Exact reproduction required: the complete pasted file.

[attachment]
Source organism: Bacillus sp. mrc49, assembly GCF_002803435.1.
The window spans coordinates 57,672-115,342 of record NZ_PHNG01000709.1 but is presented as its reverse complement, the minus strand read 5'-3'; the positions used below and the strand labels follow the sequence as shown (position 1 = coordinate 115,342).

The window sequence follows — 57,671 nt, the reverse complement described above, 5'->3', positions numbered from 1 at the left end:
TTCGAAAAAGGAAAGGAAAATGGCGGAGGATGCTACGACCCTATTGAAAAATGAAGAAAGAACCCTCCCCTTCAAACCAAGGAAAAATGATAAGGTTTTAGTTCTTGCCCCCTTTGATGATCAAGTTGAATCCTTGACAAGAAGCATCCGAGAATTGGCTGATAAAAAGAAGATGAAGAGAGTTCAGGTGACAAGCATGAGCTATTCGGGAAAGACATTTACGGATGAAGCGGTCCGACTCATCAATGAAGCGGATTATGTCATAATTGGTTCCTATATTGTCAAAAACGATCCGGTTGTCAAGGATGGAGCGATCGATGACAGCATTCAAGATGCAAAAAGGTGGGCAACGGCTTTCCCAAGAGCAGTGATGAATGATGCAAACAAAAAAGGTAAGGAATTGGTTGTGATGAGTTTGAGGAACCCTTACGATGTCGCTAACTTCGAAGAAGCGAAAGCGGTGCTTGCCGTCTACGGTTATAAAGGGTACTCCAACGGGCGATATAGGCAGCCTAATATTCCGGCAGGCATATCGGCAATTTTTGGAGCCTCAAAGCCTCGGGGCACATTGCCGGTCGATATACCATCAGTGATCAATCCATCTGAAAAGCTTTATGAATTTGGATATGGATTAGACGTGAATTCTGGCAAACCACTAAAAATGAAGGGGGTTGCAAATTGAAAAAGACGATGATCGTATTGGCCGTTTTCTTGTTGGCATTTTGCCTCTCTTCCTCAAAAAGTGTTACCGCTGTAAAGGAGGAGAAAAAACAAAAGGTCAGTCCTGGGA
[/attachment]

Source organism: Bacillus sp. mrc49, assembly GCF_002803435.1.
The window spans coordinates 57,672-115,342 of record NZ_PHNG01000709.1 but is presented as its reverse complement, the minus strand read 5'-3'; the positions used below and the strand labels follow the sequence as shown (position 1 = coordinate 115,342).

The window sequence follows — 57,671 nt, the reverse complement described above, 5'->3', positions numbered from 1 at the left end:
TTCGAAAAAGGAAAGGAAAATGGCGGAGGATGCTACGACCCTATTGAAAAATGAAGAAAGAACCCTCCCCTTCAAACCAAGGAAAAATGATAAGGTTTTAGTTCTTGCCCCCTTTGATGATCAAGTTGAATCCTTGACAAGAAGCATCCGAGAATTGGCTGATAAAAAGAAGATGAAGAGAGTTCAGGTGACAAGCATGAGCTATTCGGGAAAGACATTTACGGATGAAGCGGTCCGACTCATCAATGAAGCGGATTATGTCATAATTGGTTCCTATATTGTCAAAAACGATCCGGTTGTCAAGGATGGAGCGATCGATGACAGCATTCAAGATGCAAAAAGGTGGGCAACGGCTTTCCCAAGAGCAGTGATGAATGATGCAAACAAAAAAGGTAAGGAATTGGTTGTGATGAGTTTGAGGAACCCTTACGATGTCGCTAACTTCGAAGAAGCGAAAGCGGTGCTTGCCGTCTACGGTTATAAAGGGTACTCCAACGGGCGATATAGGCAGCCTAATATTCCGGCAGGCATATCGGCAATTTTTGGAGCCTCAAAGCCTCGGGGCACATTGCCGGTCGATATACCATCAGTGATCAATCCATCTGAAAAGCTTTATGAATTTGGATATGGATTAGACGTGAATTCTGGCAAACCACTAAAAATGAAGGGGGTTGCAAATTGAAAAAGACGATGATCGTATTGGCCGTTTTCTTGTTGGCATTTTGCCTCTCTTCCTCAAAAAGTGTTACCGCTGTAAAGGAGGAGAAAAAACAAAAGGTCAGTCCTGGGA